For Italy, June 2nd is not only the beginning of a new month, but also represents unity and Italian fellowship. It marks in fact, the moment in which Italy entered into the modern era and assumed the institutional form of a Republic. But why has June 2nd been chosen as the day to celebrate this occasion and what historical origins lead to this patriotic event?
On the very day of June 2nd 1946, Italian citizens were called to the polls. The choice was between maintaining the institutional form of the Monarchy or to vote for a Republic.
The outcome of which is well established, but it is important to remember that the institutional referendum held on June 2nd and 3th, 1946 was the first universal suffrage referendum, allowing participation from almost 90 % of the population with the right to vote bestowed upon them. An important historical achievement that demonstrates how much Italian citizens, who still held the heavy memories of the fascist period and also of the pain caused by the Second World War – which had since ended in September 2nd 1945 – in their minds, they felt the need to take part in a transformation.
The referendum outcomes were announced on May 10th, 1946 by the Court of Cassation and after just 3 days, the former king Umberto II willingly left the country. The full transformation was then considered complete on May 1948 when Luigi Enaudi was elected as the first President of the Republic.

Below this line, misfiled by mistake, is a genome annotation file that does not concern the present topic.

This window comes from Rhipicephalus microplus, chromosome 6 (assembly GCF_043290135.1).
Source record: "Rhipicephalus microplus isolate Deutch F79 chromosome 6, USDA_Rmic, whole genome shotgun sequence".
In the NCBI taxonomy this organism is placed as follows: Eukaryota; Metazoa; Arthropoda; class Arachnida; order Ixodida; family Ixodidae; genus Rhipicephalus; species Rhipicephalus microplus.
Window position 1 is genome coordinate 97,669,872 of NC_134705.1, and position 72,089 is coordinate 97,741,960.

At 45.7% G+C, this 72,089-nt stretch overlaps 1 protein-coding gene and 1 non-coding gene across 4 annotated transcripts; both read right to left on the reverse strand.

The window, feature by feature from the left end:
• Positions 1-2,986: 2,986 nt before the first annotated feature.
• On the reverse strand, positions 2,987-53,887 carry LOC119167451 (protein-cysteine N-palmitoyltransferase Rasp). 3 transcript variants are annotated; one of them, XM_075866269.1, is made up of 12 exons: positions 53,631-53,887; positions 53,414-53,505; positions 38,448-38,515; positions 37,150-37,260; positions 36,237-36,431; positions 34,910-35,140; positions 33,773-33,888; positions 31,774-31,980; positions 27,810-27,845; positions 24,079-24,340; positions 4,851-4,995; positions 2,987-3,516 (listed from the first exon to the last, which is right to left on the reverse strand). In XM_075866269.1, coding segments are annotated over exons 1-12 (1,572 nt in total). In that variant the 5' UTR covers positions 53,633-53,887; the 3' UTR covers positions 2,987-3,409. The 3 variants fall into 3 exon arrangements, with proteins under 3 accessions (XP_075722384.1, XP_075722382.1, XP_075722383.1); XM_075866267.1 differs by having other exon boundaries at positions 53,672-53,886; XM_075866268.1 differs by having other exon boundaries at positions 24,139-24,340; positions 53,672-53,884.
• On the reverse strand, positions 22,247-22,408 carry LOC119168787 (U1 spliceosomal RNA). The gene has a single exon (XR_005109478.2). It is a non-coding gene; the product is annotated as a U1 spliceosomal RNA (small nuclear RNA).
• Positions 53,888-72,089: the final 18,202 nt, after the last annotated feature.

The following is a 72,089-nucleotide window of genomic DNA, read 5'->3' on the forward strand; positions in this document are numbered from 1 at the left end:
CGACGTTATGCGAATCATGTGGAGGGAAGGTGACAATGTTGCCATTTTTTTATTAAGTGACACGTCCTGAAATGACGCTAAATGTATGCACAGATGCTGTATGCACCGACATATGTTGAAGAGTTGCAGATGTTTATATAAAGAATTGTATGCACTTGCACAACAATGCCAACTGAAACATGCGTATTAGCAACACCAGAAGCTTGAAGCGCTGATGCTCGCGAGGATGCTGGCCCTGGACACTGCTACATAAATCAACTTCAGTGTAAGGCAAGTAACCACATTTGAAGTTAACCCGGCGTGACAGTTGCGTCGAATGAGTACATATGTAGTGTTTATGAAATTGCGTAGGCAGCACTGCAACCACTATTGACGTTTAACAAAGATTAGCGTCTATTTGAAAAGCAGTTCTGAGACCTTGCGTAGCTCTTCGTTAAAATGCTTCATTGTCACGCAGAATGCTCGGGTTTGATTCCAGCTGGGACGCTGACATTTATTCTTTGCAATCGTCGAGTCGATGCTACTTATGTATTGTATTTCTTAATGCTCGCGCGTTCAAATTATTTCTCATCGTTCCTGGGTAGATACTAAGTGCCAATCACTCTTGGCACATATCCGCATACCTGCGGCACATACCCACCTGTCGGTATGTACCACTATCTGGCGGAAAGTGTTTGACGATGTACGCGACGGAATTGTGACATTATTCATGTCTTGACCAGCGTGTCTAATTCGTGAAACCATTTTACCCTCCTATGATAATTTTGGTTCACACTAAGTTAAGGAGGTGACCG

Nowadays, the Republic Day is a festivity for all ages, in fact, everyone can take part in the celebrations happening all over the Italian territory, particularly in Rome. It is in Rome where the official ceremony is held, which includes the solemn flag-hoisting to “The Altare della Patria” (Altar of the Fatherland) and the tribute to the Tomb of the Unknown Soldier—statue commemorating a war victim, founded during the Second World War, disfigured, faceless and thus unrecognizable, a symbol of all the unfound soldiers and also of all of the soldiers that took part in the war—by the President of the Republic that lays a laurel wreath on it in the presence of all the highest office of the State. The ceremony terminates with the national anthem (originally called the Song of the Italian people) and with the “Frecce Tricolori” (literally “Tricolor Arrows”), the Italian acrobatic air force, crossing the sky of Rome.
The Arrows, ten aircrafts, nine of which in formation and one solo, is the largest acrobatic patrol in the world, the aircrafts fly together and they are called “Tricolor” due to the wake that they leave behind representing the three colors of the Italian Flag.
The celebration is a moment that brings happiness and an occasion to remember the big steps forward in the history that the Italian citizens have made so far.
DP Group wishes a Happy Republic Day to all Italian citizens in Italy and around the world!